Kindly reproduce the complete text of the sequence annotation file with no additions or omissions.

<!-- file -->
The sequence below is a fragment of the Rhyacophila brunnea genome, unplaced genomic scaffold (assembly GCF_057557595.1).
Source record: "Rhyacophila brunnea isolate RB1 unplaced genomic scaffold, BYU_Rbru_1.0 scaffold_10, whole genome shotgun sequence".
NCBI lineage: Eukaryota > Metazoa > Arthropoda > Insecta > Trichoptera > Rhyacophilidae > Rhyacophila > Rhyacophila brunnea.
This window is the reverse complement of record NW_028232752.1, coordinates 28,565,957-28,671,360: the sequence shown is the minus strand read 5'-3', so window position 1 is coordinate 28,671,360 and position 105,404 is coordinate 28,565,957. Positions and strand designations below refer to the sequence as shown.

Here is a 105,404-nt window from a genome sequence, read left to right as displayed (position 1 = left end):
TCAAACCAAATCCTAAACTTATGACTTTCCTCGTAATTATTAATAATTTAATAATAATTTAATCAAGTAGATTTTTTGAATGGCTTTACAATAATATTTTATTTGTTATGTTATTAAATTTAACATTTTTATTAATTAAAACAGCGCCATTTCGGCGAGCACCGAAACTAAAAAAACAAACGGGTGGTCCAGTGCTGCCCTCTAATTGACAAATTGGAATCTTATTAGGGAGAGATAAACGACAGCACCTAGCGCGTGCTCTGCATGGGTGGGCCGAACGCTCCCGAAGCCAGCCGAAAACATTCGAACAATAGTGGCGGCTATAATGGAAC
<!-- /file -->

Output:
The sequence below is a fragment of the Rhyacophila brunnea genome, unplaced genomic scaffold (assembly GCF_057557595.1).
Source record: "Rhyacophila brunnea isolate RB1 unplaced genomic scaffold, BYU_Rbru_1.0 scaffold_10, whole genome shotgun sequence".
NCBI lineage: Eukaryota > Metazoa > Arthropoda > Insecta > Trichoptera > Rhyacophilidae > Rhyacophila > Rhyacophila brunnea.
This window is the reverse complement of record NW_028232752.1, coordinates 28,565,957-28,671,360: the sequence shown is the minus strand read 5'-3', so window position 1 is coordinate 28,671,360 and position 105,404 is coordinate 28,565,957. Positions and strand designations below refer to the sequence as shown.

Here is a 105,404-nt window from a genome sequence, read left to right as displayed (position 1 = left end):
TCAAACCAAATCCTAAACTTATGACTTTCCTCGTAATTATTAATAATTTAATAATAATTTAATCAAGTAGATTTTTTGAATGGCTTTACAATAATATTTTATTTGTTATGTTATTAAATTTAACATTTTTATTAATTAAAACAGCGCCATTTCGGCGAGCACCGAAACTAAAAAAACAAACGGGTGGTCCAGTGCTGCCCTCTAATTGACAAATTGGAATCTTATTAGGGAGAGATAAACGACAGCACCTAGCGCGTGCTCTGCATGGGTGGGCCGAACGCTCCCGAAGCCAGCCGAAAACATTCGAACAATAGTGGCGGCTATAATGGAAC